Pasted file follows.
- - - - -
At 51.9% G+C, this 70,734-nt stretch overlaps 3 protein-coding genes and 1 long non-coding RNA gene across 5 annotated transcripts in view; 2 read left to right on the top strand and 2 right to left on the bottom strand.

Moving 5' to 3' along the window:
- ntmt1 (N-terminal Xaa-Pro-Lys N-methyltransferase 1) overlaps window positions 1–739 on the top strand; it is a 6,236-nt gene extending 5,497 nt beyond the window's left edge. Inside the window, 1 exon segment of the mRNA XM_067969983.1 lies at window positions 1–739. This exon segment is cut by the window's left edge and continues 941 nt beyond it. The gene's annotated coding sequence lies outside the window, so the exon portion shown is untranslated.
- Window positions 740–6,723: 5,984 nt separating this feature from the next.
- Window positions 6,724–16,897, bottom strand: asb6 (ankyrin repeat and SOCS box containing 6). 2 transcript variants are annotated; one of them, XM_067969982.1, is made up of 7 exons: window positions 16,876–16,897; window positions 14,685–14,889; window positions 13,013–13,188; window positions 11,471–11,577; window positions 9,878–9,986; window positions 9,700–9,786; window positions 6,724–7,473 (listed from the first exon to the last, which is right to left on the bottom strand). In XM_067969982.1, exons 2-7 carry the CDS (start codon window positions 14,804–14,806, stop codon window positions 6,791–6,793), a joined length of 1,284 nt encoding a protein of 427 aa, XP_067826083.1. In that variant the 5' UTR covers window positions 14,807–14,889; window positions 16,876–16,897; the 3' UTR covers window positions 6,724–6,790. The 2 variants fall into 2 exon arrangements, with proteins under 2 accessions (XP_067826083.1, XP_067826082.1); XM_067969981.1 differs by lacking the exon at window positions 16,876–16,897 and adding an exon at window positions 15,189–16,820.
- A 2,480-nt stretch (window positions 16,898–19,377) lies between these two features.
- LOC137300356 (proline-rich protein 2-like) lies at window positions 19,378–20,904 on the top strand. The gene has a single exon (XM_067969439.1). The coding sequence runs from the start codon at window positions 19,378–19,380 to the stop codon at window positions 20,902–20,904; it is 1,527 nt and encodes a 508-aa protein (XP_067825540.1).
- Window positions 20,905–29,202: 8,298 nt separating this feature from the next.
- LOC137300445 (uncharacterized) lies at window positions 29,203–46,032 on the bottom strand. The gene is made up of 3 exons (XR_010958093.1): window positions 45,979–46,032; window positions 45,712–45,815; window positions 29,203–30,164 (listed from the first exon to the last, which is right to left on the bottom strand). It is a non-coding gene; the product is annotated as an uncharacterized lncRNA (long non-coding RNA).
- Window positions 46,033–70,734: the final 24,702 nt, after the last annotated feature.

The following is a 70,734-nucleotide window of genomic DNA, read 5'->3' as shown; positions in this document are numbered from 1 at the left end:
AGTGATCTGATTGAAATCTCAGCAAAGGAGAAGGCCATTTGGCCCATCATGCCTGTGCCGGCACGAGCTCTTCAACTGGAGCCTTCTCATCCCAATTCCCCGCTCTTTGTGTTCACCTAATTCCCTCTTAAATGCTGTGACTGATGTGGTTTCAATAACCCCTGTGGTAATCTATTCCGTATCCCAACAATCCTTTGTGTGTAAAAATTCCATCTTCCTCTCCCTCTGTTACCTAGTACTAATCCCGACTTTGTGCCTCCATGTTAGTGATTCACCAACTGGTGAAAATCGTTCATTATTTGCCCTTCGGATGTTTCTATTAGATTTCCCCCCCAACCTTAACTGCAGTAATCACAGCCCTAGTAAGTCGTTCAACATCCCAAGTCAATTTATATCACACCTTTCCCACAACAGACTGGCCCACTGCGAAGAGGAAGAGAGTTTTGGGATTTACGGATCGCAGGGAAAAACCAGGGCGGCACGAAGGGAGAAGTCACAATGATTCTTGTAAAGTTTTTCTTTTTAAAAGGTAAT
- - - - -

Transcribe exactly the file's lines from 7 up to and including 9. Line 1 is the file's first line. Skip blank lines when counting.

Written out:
- LOC137300356 (proline-rich protein 2-like) lies at window positions 19,378–20,904 on the top strand. The gene has a single exon (XM_067969439.1). The coding sequence runs from the start codon at window positions 19,378–19,380 to the stop codon at window positions 20,902–20,904; it is 1,527 nt and encodes a 508-aa protein (XP_067825540.1).
- Window positions 20,905–29,202: 8,298 nt separating this feature from the next.
- LOC137300445 (uncharacterized) lies at window positions 29,203–46,032 on the bottom strand. The gene is made up of 3 exons (XR_010958093.1): window positions 45,979–46,032; window positions 45,712–45,815; window positions 29,203–30,164 (listed from the first exon to the last, which is right to left on the bottom strand). It is a non-coding gene; the product is annotated as an uncharacterized lncRNA (long non-coding RNA).